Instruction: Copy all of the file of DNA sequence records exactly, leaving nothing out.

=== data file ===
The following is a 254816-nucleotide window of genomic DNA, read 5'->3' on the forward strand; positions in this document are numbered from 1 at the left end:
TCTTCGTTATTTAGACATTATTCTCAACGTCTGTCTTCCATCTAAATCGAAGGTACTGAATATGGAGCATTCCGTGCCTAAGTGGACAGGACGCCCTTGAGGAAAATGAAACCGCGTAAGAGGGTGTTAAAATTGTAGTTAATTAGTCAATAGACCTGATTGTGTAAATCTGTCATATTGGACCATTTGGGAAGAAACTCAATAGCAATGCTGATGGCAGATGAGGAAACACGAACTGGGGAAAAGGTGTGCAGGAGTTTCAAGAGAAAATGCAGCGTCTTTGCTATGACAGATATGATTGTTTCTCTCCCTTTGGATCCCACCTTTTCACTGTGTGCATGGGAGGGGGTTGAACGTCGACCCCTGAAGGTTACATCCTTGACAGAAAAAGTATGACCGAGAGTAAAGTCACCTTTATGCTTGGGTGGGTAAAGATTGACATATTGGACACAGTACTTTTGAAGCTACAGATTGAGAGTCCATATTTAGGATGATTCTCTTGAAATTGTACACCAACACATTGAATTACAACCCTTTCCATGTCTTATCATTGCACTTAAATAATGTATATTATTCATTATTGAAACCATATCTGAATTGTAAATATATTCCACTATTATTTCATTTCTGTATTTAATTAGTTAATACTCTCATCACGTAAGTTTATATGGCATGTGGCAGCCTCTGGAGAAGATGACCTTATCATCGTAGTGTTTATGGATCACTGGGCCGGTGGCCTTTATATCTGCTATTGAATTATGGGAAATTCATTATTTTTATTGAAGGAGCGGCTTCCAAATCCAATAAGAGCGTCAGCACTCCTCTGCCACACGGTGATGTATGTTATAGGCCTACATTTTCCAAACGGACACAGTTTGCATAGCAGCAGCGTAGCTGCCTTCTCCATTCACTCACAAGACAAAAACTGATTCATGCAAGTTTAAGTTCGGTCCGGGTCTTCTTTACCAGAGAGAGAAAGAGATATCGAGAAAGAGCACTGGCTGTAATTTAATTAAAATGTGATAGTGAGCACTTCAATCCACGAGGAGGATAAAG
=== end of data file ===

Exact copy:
The following is a 254816-nucleotide window of genomic DNA, read 5'->3' on the forward strand; positions in this document are numbered from 1 at the left end:
TCTTCGTTATTTAGACATTATTCTCAACGTCTGTCTTCCATCTAAATCGAAGGTACTGAATATGGAGCATTCCGTGCCTAAGTGGACAGGACGCCCTTGAGGAAAATGAAACCGCGTAAGAGGGTGTTAAAATTGTAGTTAATTAGTCAATAGACCTGATTGTGTAAATCTGTCATATTGGACCATTTGGGAAGAAACTCAATAGCAATGCTGATGGCAGATGAGGAAACACGAACTGGGGAAAAGGTGTGCAGGAGTTTCAAGAGAAAATGCAGCGTCTTTGCTATGACAGATATGATTGTTTCTCTCCCTTTGGATCCCACCTTTTCACTGTGTGCATGGGAGGGGGTTGAACGTCGACCCCTGAAGGTTACATCCTTGACAGAAAAAGTATGACCGAGAGTAAAGTCACCTTTATGCTTGGGTGGGTAAAGATTGACATATTGGACACAGTACTTTTGAAGCTACAGATTGAGAGTCCATATTTAGGATGATTCTCTTGAAATTGTACACCAACACATTGAATTACAACCCTTTCCATGTCTTATCATTGCACTTAAATAATGTATATTATTCATTATTGAAACCATATCTGAATTGTAAATATATTCCACTATTATTTCATTTCTGTATTTAATTAGTTAATACTCTCATCACGTAAGTTTATATGGCATGTGGCAGCCTCTGGAGAAGATGACCTTATCATCGTAGTGTTTATGGATCACTGGGCCGGTGGCCTTTATATCTGCTATTGAATTATGGGAAATTCATTATTTTTATTGAAGGAGCGGCTTCCAAATCCAATAAGAGCGTCAGCACTCCTCTGCCACACGGTGATGTATGTTATAGGCCTACATTTTCCAAACGGACACAGTTTGCATAGCAGCAGCGTAGCTGCCTTCTCCATTCACTCACAAGACAAAAACTGATTCATGCAAGTTTAAGTTCGGTCCGGGTCTTCTTTACCAGAGAGAGAAAGAGATATCGAGAAAGAGCACTGGCTGTAATTTAATTAAAATGTGATAGTGAGCACTTCAATCCACGAGGAGGATAAAG